We Are All Perfect Girls In The Dark

Michael McAuliffe

This is beneath me.

I think the words even now, as I force myself to sit down and write. Teenage nonsense, and, Aren’t you OVER it yet? I don’t need to imagine my friends’ reactions to this piece, because I’ve thought of them all. Don’t be undignified, don’t let them see your hurt. Rise above.

I have no problem rising, usually. I take well to water, as do you. We can swim for miles at a time without stopping or getting tired.

But I’m not swimming now. I’m barely keeping myself afloat, limbs laden with exhaustion as I fight the tide. My desire for dignity – even in private – has left me stranded with no sense of where I am or how far the shore is.

I’m tired. I’m so tired of not feeling.

So I guess I’ll be pathetic, and drown in feeling instead.


You know, I never understood what you saw in me. I guess that was part of fooling myself – assuming that somehow, despite all the evidence to the contrary, someone thought I was beautiful. Someone thought I was worth making an effort for.

So I figured – screw the fear, screw the self-hatred, screw the over-thinking. I might not get another chance to do this.

I got close.

I trusted you.

And you were right there with me. At least, that was what I thought at first. Why would you give me the time of day, otherwise? Why would you bother?

That was naive, of course. People give each other the time of day for a whole lot of reasons – because they are drunk, or bored, or lonely, or just looking for a quick fix, a notch on the belt, a trophy for their wall. Shallow validation to cover up for bigger scars; or else a big payback for a shallow slight. And that’s when there’s reasons at all – most of the time, it’s as simple as seeking a warm body, the illusion of shelter.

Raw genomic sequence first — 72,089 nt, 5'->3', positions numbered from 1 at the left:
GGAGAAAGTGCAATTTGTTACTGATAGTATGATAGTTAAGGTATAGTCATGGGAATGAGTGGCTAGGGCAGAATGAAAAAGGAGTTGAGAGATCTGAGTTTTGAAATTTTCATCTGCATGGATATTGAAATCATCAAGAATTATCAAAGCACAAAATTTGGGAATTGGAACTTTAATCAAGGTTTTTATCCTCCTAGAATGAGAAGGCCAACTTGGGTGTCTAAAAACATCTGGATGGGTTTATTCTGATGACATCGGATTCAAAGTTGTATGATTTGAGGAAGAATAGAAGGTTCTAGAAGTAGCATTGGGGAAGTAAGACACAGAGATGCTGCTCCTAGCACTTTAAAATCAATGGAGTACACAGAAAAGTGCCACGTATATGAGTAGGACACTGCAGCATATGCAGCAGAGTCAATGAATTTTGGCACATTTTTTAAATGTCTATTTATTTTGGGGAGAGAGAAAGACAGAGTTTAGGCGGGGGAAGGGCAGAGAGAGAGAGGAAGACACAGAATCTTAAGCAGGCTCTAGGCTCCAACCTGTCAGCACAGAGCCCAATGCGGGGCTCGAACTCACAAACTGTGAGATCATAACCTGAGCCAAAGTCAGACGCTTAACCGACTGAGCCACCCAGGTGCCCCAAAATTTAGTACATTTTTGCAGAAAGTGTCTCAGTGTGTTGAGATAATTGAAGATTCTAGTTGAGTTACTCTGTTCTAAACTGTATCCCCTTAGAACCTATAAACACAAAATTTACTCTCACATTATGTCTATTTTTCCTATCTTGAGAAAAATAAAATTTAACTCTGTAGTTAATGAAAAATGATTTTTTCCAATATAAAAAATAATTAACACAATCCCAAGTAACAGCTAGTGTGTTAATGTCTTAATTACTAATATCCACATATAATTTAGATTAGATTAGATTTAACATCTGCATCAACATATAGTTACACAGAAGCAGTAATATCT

Maybe it happened because we were drunk. Maybe it happened because we just happened to be there. From where I’m standing, it makes the same difference. Even my thinking I was somehow special wasn’t unique. Everyone who breaks their own heart does it because they assume they are the exception.

Truth is, I could have been anyone. The outcome would have been exactly the same.


I spent so long, trying to be stoic. It doesn’t matter, it’s no big deal, move on already. You’re not that special. Stop making a big deal out of nothing. Even as I write this piece, the word “I” makes me cringe. How needy! Is there literally no other topic to write about?!

Girls these days are raised by the same maxim as Jessica Mitford: that in any room, we are the least important person. Mannequins or statues have more personality – the best of us should present a totally blank canvas, an empty screen for others to project their desires onto.

Failing that, we must be angelic, we must be stone-faced; unflappable, even as we tear each other down. Rising above. Being responsible. Staying dignified.

A club is excellent for projection. Abject darkness and wild noise, cancelling everything out. The only way to communicate is by shouting in each other’s ears… or with our bodies. (Bodies that are so deceptive. Bodies that are so easily interchangeable.)

What is better, though? A calm face. Serenity. The smile that says ‘I forgive you’ as easily as it does ‘It matters not’. The eyes that never show hurt. Quietly slinking off in your room without causing drama at the end of the night.

After all, who wants to get messy? Who wants to admit they’re human?

I didn’t. You didn’t.

The less friction, the better.

We are all perfect girls in the dark. Thought Catalog Logo Mark

“Oh no, what have I done” is the story of my life.

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